Finding 'black boxes' now top priority at EgyptAir crash site
November 2, 1999
NEWPORT, Rhode Island (CNN) -- With bad weather moving in and deep sea divers on the way, U.S. Navy and Coast Guard vessels searched Tuesday for more EgyptAir crash wreckage. With hope of finding survivors now abandoned, the top priority is locating the so-called "black boxes" from Flight 990.
A "ping" signal believed to be from one of the devices -- the flight-data recorder or the cockpit voice recorder -- was detected Monday by Coast Guard searchers, who also found the first large piece of wreckage from the Boeing 767.
The search is concentrated 60 miles south of Nantucket Island, Massachusetts, in water some 270 feet deep.
The recorders could provide key clues for investigators trying to determine why the Cairo-bound plane plunged 33,000 feet without warning into the sea early Sunday, not long after leaving Kennedy International Airport in New York.
All 217 people on board were killed.
The National Transportation Safety Board has set a command post in Newport, Rhode Island, for an investigation expected to take months and cover many areas -- from potential human error and mechanical failure to the possibility of sabotage.
Authorities say there is no evidence suggesting foul play.
Across Narragansett Bay from Newport, crash debris and human remains were being unloaded at Quonset Point, a former Navy base where investigators will try to reconstruct the shattered plane.
The Coast Guard, fearing bad weather by Tuesday night, has stepped up its search for debris and human remains. Only one body has been recovered, but authorities said searchers are finding evidence of human remains.
Debris collected so far -- some of it by student sailors from the U.S. Merchant Marine Academy -- includes shoes, purses and twisted, sodden teddy bears.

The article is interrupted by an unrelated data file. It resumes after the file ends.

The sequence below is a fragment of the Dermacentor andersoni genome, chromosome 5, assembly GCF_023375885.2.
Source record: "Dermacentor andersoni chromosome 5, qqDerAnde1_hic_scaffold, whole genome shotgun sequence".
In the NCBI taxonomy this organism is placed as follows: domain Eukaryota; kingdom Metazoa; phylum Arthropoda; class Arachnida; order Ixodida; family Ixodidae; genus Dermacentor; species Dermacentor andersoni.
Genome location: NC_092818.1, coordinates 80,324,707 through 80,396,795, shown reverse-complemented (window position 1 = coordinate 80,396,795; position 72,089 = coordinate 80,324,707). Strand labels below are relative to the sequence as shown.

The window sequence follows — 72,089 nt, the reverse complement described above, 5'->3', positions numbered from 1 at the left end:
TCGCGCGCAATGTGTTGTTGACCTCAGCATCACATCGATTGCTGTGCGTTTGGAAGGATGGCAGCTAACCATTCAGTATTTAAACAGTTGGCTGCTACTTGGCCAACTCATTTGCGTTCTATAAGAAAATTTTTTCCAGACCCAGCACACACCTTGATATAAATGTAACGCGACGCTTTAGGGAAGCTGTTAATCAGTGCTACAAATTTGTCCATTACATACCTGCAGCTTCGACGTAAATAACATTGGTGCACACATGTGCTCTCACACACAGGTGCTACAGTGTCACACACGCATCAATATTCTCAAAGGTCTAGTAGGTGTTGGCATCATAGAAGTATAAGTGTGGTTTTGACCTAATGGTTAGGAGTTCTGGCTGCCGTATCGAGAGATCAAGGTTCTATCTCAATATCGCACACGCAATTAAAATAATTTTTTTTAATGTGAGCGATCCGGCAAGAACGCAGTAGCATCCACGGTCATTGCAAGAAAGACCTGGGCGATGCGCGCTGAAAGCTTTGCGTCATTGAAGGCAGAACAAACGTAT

The retrieved debris lacks burn marks that might indicate a fire or explosion, search officials said.
Divers face difficulty
The ocean-going tug Mohawk, a crane-equipped Navy vessel, Tuesday joined Coast Guard ships that have been searching non-stop for wreckage since Flight 990 crash.
The USS Grapple arrived Tuesday in Newport, carrying divers who will try to retrieve the flight data and cockpit voice recorders.
Government rules require the capsules holding the recorders be able to withstand pressure at 20,000 feet under water and resist corrosion from salt water for 30 days.
The pinging sound is supposed to be emitted every second for 30 days.
The sonar-equipped Grapple helped retrieve wreckage from the 1996 crash of TWA Flight 800 off Long Island, New York, and the 1998 crash of Swissair Flight 111 off Nova Scotia.
But Jim Hall, chairman of the National Transportation Safety Board, said divers face an especially daunting task this time. Flight 990 crashed in water twice as deep as Flight 800.
Divers will have to don helmets and be connected by hoses to an air supply on the Grapple. The depth will limit how long they can be below.
Investigators turn to recovery phase in EgyptAir crash
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